So much has been said recently about the rivalry between the House Freedom Caucus and the so-called “Tuesday Group,” a collection of largely unnamed “moderates” in the House. While the leadership of the Tuesday Group is named, and some members willingly speak to reporters about their agenda, only a few have outed themselves as part of the secretive backroom group. So who exactly belongs to this group of 40 to 50 members, and what are they trying to accomplish in Congress?
The Tuesday Group was formed when the Republican Party finally took back the House in 1992, after the famous “Contract with America,” which was seen as a continuation of Ronald Reagan’s agenda. Although the contract was described as heavily taken from Ronald Reagan’s 1985 State of the Union Address, the Tuesday Group declined to take the view of the conservative message that won the House. Instead, they formed a group to water-down and obstruct the legislation and policies promised in the contract, which is what they continue to do today.
During the recent debate over the Obamacare repeal-in-name-only legislation, several so-called “centrist” Republicans claimed they would not vote for the bill offered by Speaker Paul Ryan, R-Wisc., because it would have left some Americans uninsured.
Here’s a list of the Tuesday Group leadership and members who have been publicly identified in media reports.
Here is a list of Republican members of Congress that benefitted from The Tuesday Group PAC in 2016 (Open Secrets). Those who received money but couldn’t be found named in media reports on actual membership in the Tuesday Group are in bold; (only current representatives are listed):
In addition to supporting liberal Republicans during election cycles, the Tuesday Group has been playing with its branding. Uncomfortable with the label of “RINO” or “liberal,” they have previously described themselves as “moderates.” But the rise of the grassroots during the Obama administration made them shrug off the term, “moderate,” and members are now calling themselves “centrists.” Clearly, however, they are more liberal than conservative, and are proud of being so.
These Tuesday groupies claim they fight against ideological divides of the Republican Party. However, given that the nation, due to the Tea Party uprising, gave the Republican Party gains to the tune of 32 state legislatures and 33 governorships, how does this group stand by the idea that more Democratic values are what the people want?
Truly, when liberal Republicans make the claim that the country is not conservative — as they have both in the foundation of the Tuesday Group after the massive wins of the ‘94 legislature — and their statements of today, they merely speak of their own belief system. In fact, when challenged by a more conservative candidate, many dug-in liberal Republicans all too often — rather than touting their liberal credentials in order to win — instead find fault in the conservative and pound them for not being conservative enough, all the while never having to answer to their own conservative inadequacies.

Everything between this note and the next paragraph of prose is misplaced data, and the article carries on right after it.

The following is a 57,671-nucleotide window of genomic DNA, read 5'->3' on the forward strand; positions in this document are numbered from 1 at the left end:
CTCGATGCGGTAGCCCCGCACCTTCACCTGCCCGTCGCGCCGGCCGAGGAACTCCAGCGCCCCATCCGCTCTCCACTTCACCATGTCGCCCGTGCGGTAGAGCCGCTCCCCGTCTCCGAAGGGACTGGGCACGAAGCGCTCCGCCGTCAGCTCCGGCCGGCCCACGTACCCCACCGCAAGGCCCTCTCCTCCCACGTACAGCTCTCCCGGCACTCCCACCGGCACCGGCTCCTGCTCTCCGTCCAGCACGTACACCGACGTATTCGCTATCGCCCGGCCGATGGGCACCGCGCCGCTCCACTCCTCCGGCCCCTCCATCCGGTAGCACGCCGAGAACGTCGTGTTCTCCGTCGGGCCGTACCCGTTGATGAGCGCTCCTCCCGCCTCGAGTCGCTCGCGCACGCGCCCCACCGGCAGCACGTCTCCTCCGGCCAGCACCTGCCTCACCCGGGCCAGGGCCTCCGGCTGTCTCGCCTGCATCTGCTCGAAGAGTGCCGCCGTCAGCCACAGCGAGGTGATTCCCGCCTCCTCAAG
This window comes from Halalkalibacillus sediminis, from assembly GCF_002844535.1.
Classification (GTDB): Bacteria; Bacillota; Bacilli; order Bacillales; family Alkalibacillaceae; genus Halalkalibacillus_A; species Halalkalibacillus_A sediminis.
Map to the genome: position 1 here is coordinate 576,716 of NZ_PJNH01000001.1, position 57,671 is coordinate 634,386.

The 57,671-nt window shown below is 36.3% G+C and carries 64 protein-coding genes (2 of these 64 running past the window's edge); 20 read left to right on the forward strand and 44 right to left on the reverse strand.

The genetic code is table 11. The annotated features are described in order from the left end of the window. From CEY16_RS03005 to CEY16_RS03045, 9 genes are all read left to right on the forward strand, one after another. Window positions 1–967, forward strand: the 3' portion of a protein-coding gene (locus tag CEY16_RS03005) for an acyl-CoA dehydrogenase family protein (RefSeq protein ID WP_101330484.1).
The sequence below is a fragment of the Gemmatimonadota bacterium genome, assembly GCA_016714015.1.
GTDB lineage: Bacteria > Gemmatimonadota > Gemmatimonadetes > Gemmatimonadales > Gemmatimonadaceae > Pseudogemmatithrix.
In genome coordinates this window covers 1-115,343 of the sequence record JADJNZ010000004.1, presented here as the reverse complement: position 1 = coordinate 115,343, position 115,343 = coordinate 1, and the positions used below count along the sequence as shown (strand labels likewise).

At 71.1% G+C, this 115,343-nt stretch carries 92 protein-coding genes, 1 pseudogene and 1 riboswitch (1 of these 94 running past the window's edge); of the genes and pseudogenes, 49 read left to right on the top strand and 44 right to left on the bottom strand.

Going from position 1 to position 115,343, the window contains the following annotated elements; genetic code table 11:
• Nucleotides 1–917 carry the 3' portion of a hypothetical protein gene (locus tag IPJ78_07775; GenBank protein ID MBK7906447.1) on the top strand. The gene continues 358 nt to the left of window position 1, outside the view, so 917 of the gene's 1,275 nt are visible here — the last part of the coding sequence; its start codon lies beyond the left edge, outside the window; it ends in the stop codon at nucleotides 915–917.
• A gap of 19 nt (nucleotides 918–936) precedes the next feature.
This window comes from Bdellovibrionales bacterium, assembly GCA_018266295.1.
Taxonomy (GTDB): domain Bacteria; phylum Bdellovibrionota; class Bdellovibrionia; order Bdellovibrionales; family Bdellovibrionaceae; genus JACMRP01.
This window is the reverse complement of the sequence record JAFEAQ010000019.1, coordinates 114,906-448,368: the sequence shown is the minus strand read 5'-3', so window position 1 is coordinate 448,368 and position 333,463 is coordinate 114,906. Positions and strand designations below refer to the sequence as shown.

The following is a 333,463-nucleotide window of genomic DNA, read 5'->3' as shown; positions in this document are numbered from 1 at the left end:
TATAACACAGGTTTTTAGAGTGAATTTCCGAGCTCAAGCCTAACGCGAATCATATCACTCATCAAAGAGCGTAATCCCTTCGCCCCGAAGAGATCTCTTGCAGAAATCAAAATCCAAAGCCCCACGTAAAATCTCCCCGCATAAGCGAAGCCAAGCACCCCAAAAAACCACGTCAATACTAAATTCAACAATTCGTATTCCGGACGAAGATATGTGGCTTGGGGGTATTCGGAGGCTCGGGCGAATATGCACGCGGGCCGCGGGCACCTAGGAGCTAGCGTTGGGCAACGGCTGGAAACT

The Tuesday group does not want a repeal, and therefore it is the Tuesday Group who stands in the way of the people’s voice.
What it comes down to is that the Tuesday Group is indeed ideological, because they have a belief system that is really not in line with why the Republican Party wins. They consistently describe themselves as fiscally conservative, yet socially liberal. When comparing that to many of their demands on the recent RINOcare bill, things like keeping provisions that amounted to keeping the insolvent nature of Obamacare, their ideology is shown to be inconsistent with their own description. Even Donald Trump won on his touting of conservative ideas, strengthening the border with a wall, cracking down on illegal immigration, destroying ISIS, promising a fiscally conservative track, lowering taxes, and so on. It is no surprise that Ted Cruz, R-Texas, won more electoral votes than all the other presidential candidates, 16 in total during 2016, combined less Donald Trump. It is because the Republican Party wins when they tout conservative ideas.
The Tuesday Group has an ideology that the Republican Party wins when they tout their willingness to cross the aisle and work with the people the American people just resoundingly rejected across the board. If the group was correct in their thinking, and not ideologues, John McCain, R-Ariz., would have won in 2008, Mitt Romney in 2012, and Jeb Bush or John Kasich in 2016, but that is not the case.
People in D.C. want to blame the House Freedom Caucus for everything, but why? For trying to live up to the reasons the Republican Party won? We were promised a repeal of Obamacare. The Tuesday group does not want a repeal, and therefore it is the Tuesday Group who stands in the way of the people’s voice.
Jen Kuznicki is a contributor to Conservative Review, a blue-collar wife and mom, a political writer, humorist, and conservative activist, a seamstress by trade, and compelled to write. Follow her on Twitter @JenKuznicki.